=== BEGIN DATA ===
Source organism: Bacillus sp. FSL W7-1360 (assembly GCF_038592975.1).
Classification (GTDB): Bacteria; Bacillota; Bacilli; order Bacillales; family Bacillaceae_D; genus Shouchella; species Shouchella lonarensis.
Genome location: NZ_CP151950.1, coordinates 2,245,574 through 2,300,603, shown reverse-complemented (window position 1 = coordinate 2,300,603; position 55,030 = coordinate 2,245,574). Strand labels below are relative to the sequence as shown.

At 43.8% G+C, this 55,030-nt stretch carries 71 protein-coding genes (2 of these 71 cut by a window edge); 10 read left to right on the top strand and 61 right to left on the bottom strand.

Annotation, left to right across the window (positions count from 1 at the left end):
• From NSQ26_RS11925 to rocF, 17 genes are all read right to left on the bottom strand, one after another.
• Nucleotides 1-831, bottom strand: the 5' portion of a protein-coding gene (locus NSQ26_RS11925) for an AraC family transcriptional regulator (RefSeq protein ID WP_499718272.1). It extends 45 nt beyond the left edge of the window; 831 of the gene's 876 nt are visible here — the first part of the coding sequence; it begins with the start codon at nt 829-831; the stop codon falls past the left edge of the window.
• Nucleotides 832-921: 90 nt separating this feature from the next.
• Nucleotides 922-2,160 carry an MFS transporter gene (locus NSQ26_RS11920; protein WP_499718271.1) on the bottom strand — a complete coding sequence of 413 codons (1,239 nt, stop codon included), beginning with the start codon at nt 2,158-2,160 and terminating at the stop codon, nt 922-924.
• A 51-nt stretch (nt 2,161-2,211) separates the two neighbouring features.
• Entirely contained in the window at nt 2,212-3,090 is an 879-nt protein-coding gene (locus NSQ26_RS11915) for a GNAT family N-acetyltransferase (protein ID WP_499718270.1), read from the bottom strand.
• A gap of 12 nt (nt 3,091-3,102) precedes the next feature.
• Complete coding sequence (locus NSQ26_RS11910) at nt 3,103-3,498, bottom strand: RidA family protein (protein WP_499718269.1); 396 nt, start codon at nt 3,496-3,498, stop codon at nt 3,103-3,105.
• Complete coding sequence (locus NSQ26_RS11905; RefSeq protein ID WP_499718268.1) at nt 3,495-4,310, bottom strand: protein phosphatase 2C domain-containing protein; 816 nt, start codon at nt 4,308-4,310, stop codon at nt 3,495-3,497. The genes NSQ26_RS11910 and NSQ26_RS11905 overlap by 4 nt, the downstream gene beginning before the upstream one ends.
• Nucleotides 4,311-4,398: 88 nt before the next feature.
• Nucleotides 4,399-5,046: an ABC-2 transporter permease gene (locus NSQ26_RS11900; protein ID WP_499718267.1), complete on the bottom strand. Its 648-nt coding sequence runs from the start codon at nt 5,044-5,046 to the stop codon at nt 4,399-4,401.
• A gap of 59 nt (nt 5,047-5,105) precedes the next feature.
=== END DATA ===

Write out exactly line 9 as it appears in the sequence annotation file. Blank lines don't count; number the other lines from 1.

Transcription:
• Nucleotides 922-2,160 carry an MFS transporter gene (locus NSQ26_RS11920; protein WP_499718271.1) on the bottom strand — a complete coding sequence of 413 codons (1,239 nt, stop codon included), beginning with the start codon at nt 2,158-2,160 and terminating at the stop codon, nt 922-924.